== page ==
Finding Value the Old-Fashioned Way

 | Jun 09, 2014 | 3:00 PM EDT
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It has been a while since we combed through an issue of Value Line looking for potential bargains, turnarounds and long shots. Flipping through the latest issue is one of my favorite weekend activities; over the years, it has also been one of my more profitable endeavors. In addition to traditional book-value bargains, I have found the list of stocks that the service projects as having the highest three- to five-year appreciation potential can be fertile ground for potentially profitable stock ideas. If you took away my computers and media but left me with the weekly issue of Value Line, I am pretty sure I could still find market-beating stocks without too much additional effort.

My first observation is that the Value Line Median Appreciation Index is still down at just 35%. As we know, the academics have studied this as a measure of market valuation, and when the index is above 100%, it's a great time to buy stocks. We are way below that now and below the 55% level that research has shown to be a pretty good place to start selling stocks. It is certainly now a precise timing indicator and, as we know, markets can always become more overvalued, but it should serve as something of an early warning light for investors.

Turning to the list of stocks with the highest appreciation potential, there are some intriguing names on the list. Avon Products (AVP) has struggled the past few years, especially with its North American operations. The number of Avon representatives in North America fell by 18% in the first quarter and revenues fell by more than 20%. The U.S. isn't even the company's largest market anymore, as that honor now belongs to Brazil. That is probably not going to get better this year but as part of the turnaround, Avon is hoping to leverage its success in Latin American markets to increase its presence in the Latin community here at home. Avon has finally settled its problems with the Justice Department and paid $135 million for violating the Foreign Corrupt Practices Act. The research service is estimating the stock will be two to three times the current quote over the next five years. That is reasonable, provided it is not bought out before then.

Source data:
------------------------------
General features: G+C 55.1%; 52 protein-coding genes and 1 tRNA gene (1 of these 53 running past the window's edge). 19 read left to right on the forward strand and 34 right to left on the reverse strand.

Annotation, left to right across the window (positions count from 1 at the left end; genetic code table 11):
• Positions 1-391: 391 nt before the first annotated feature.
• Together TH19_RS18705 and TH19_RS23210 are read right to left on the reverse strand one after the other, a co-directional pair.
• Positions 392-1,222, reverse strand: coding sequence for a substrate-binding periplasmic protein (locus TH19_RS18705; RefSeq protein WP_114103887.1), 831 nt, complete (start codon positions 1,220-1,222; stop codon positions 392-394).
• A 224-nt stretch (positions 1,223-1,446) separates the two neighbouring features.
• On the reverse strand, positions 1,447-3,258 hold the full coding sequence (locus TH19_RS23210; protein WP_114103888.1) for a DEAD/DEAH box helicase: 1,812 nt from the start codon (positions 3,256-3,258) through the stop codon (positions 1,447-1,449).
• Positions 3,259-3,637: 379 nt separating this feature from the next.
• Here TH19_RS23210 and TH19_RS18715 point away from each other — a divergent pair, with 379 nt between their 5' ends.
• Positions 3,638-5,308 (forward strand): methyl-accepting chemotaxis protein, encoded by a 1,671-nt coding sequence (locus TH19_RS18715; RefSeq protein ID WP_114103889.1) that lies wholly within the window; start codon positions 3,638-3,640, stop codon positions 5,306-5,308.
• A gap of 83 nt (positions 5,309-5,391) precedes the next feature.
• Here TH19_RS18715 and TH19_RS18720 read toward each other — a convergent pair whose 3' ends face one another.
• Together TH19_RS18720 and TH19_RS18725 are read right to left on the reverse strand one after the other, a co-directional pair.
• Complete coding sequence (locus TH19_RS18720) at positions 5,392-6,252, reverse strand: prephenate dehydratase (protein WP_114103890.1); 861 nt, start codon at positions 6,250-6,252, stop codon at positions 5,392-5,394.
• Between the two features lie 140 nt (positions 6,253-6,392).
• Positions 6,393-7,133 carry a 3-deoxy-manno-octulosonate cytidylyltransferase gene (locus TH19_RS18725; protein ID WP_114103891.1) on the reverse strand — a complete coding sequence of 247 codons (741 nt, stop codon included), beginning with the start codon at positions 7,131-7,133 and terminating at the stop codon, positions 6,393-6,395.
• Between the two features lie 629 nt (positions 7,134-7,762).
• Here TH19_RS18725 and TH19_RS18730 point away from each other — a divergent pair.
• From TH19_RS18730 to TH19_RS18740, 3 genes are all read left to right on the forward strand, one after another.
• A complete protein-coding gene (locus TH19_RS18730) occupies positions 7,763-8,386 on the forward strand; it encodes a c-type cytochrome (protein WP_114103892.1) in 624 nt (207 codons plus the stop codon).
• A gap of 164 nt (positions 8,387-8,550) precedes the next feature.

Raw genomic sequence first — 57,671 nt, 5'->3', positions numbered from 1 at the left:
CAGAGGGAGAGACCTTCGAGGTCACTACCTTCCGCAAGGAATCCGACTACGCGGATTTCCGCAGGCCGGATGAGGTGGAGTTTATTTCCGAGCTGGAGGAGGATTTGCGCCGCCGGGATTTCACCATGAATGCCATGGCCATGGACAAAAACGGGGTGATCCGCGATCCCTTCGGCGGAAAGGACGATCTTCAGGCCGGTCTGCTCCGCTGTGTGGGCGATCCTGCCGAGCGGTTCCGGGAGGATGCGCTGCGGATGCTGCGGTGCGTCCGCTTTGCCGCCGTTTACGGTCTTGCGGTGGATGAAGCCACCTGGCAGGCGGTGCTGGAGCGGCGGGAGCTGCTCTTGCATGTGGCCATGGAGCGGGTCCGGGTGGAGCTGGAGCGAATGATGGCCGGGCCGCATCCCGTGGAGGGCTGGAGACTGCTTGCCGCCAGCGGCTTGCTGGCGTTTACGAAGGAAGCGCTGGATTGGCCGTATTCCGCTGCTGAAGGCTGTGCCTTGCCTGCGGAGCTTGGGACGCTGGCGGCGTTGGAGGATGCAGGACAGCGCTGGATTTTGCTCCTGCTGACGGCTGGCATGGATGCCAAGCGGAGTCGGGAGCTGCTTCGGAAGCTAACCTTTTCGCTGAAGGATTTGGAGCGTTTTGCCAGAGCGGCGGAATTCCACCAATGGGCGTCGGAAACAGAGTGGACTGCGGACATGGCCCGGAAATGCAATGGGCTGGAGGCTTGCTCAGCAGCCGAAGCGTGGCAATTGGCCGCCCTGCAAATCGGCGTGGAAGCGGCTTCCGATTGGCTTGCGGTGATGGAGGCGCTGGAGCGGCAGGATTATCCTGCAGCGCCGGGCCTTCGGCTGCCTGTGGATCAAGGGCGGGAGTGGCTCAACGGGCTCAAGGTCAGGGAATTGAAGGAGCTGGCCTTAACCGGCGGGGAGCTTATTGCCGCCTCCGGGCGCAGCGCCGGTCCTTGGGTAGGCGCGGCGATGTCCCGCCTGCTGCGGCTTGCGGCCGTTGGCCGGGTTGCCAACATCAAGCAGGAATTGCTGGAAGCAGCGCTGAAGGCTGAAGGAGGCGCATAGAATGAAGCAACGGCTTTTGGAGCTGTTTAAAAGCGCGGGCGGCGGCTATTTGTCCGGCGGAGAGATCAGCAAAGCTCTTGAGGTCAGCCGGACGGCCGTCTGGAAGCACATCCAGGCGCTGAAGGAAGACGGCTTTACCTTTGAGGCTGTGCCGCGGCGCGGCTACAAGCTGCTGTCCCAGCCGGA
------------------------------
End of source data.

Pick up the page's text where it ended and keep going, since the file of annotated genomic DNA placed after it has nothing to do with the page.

Now that SLM Corp. (SLM) has spun off Navient (NAVIV), its student-loan-servicing business, the piece that is left represents the largest originator of student loans in the U.S. As part of the separation process, Sallie Mae suspended its divided and that encouraged many income-oriented owners to dump the stock. With all the negative publicity around student loans today, the stock has been something of a pariah on Wall Street, trading at levels not seen since 2009. Value Line projections have to stock between two and a little more than three times the current price, but note that it is probably going to be a volatile journey that is not without substantial risks. The private-student-loan portfolio has been improving as far as credit quality, with delinquent loans falling to 6.9% from 7.8% a year ago. Loan originations were up 8.5% as students are still looking to finance their education in spite of all the controversy about the high amount of debt graduates carry. This is a classic long-shot stock that no one likes and has been sold heavily following the spinoff and dividend cut. Aggressive, but patient, investors might want to use the volatility to scale into the stock in hopes of a huge five-year return.

Many of my favorite energy-related stocks are also on the list. Noble Corp. (NE), Rowan Cos. (RDC), Diamond Offshore (DO), ION Geophysical (IO), Pengrowth Energy (PGH) and Petrobras (PBR) all make the list of stocks with the potential for huge three- to five-year returns, according to Value Line projections. I believe that energy is one of the more interesting sectors right now as there are lots of cheap stocks that should be dramatically higher 10 years from now. Value Line's picks would make solid start toward putting together an energy stock portfolio.

While the market may be on the high side of fair, there is nothing to keep it from going mildly overvalued to ridiculously overpriced. I have no crystal ball that can tell me where stocks are going in the short run, but these high-appreciation potential picks form Value Line should give solid long-term returns regardless of what the market does in the short term.

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